BINGHAMTON, NY - A focus on brain development, particularly in early childhood, may eventually be the key to detecting psychiatric risk before the symptoms have the chance to progress. Research at Binghamton University, State University of New York suggests that significant changes in the structure of brain activity occur during the early school years, and that such changes can potentially benchmark normative brain development in children.
Binghamton psychology researchers measured the "resting state" brain activity of over 450 children ages 7 to 11 using electroencephalography (EEG) technology to learn how brain electrical activity changes during this period. The brain waves of older children were found to contain greater signal complexity compared to the younger children. The researchers also found that, from year to year, the most impressive changes in this complexity of brain signals was occurring over frontal brain regions, known to be important for things like planning and impulse inhibition. The largest jump in brain signal complexity occurred between 7 and 8 years of age.
"We were looking for how the ways in which different brain regions are communicating is changing across age to sort of test this theory that as kids get older, there is more integration happening within their brain," said Vladimir Miskovic, assistant professor of psychology at Binghamton University. "So there's more exchange of information in terms of their brain signals, representing a greater space of neuronal possibilities. We found that as kids transition from 7 to 11 years of age, these connections become more dense, so the brain is more inter-connected."
"We're establishing this normative, benchmark data. What a 7 year old should look like, what an 8 year old should look like. I think we need to know how the brain develops in its normative state, how its activity matures in a healthy child, before we can hope to say anything about having approaches for identifying risk for psychopathology or deviant neurological development."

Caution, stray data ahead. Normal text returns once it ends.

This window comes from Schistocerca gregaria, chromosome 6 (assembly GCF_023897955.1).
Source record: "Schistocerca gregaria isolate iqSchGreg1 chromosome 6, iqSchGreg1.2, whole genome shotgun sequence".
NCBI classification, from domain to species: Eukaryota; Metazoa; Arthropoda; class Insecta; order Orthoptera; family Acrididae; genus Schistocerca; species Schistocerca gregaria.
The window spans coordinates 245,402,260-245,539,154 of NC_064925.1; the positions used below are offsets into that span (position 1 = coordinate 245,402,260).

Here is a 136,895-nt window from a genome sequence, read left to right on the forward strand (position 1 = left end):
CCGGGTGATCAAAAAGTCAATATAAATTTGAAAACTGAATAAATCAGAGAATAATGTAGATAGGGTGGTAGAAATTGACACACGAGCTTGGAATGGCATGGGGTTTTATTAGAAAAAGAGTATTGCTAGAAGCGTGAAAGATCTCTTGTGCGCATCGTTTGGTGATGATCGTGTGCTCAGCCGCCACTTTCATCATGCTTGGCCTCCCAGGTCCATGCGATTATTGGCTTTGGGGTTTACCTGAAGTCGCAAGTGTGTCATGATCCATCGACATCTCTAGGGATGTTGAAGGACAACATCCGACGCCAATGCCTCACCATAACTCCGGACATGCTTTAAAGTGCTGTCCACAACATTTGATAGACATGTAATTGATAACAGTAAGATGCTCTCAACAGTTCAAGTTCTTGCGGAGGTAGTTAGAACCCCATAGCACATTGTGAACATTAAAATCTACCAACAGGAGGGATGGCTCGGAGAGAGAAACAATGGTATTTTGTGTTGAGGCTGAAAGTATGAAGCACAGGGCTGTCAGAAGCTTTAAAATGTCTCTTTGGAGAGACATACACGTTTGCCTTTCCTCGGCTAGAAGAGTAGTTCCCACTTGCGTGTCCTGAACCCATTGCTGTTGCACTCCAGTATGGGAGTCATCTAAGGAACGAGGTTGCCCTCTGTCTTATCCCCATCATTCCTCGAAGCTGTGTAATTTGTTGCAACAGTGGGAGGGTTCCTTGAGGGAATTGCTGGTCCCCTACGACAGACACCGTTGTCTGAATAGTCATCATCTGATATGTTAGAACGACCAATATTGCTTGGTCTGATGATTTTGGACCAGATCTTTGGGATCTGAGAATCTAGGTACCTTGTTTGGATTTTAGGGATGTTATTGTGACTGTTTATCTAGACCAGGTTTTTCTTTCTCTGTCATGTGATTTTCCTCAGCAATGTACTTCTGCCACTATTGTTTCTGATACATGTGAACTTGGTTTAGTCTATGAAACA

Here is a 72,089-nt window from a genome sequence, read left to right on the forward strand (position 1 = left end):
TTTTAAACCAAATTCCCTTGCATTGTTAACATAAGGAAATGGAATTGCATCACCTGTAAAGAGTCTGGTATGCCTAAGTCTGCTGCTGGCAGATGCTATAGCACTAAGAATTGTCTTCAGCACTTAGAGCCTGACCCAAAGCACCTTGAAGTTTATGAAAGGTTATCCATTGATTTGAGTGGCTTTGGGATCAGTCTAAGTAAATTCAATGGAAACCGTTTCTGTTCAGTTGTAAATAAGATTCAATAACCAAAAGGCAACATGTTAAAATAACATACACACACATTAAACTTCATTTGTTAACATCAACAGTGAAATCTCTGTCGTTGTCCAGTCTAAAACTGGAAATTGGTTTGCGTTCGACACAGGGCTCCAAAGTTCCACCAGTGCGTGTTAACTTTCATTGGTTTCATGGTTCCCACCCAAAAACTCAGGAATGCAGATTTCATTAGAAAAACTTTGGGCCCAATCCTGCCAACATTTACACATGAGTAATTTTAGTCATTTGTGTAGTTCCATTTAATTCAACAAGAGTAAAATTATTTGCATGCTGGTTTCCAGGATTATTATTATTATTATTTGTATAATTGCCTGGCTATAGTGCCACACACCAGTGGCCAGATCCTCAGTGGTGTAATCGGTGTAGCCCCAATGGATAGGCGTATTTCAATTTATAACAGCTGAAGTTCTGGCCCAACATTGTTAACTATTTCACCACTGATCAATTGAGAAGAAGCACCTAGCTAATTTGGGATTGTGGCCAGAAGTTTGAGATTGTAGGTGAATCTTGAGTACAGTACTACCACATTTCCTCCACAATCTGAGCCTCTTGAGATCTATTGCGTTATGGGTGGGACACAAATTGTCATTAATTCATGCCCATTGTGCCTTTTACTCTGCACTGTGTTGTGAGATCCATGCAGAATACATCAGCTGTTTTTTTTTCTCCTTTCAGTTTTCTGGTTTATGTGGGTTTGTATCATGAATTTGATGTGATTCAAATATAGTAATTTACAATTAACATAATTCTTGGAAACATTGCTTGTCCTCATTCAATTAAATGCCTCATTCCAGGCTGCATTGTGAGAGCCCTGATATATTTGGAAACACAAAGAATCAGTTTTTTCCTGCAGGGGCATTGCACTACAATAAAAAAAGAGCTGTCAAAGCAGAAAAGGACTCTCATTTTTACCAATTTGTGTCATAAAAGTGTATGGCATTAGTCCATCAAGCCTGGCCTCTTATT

"You can say that we're getting a better understanding of the precise ways and timing of kids' brain development," said Brandon Gibb, professor of psychology at Binghamton University and director of the Mood Disorders Institute and Center for Affective Science. "We know kids are developing, but now we're trying to learn what exactly that means, what's the timing, and what are these critical periods when you see these massive changes."
For the bigger picture, these critical periods can be most important to detect "developmental lagging" before it worsens. According to Gibb, it's important because it can start telling doctors and psychologists not only how to intervene, but when. They are hoping to establish a normative standard for children's neurological development, much like pediatricians use standardized growth charts to evaluate children's physical development. However, they're looking to build on this information with more specific studies in the future.
Miskovic laid out some of the team's next steps. "One is looking at genetic influences on the developmental trajectories, especially since we know that certain genes influence neurogenesis and neural pruning. Also, looking at environmental influence, particularly things like family income as a measure of poverty, and also neighborhood crime statistics. And using these trajectories and seeing if variations from normal in terms of brain development is associated with depression, anxiety, externalizing problems," he said.
The research team is hoping to bring more to the science field in terms of neurological studies, which they feel is lacking. According to Gibb, the ultimate goal is to develop and standardize brain growth charts than include normative development of brain structure and function as a way of assessing children's development and spotting early warning signs for mental illness so that these can be addressed prior to the child developing any significant problems.
The paper, Charting moment-to-moment brain signal variability from early to late childhood," appeared in Cortex.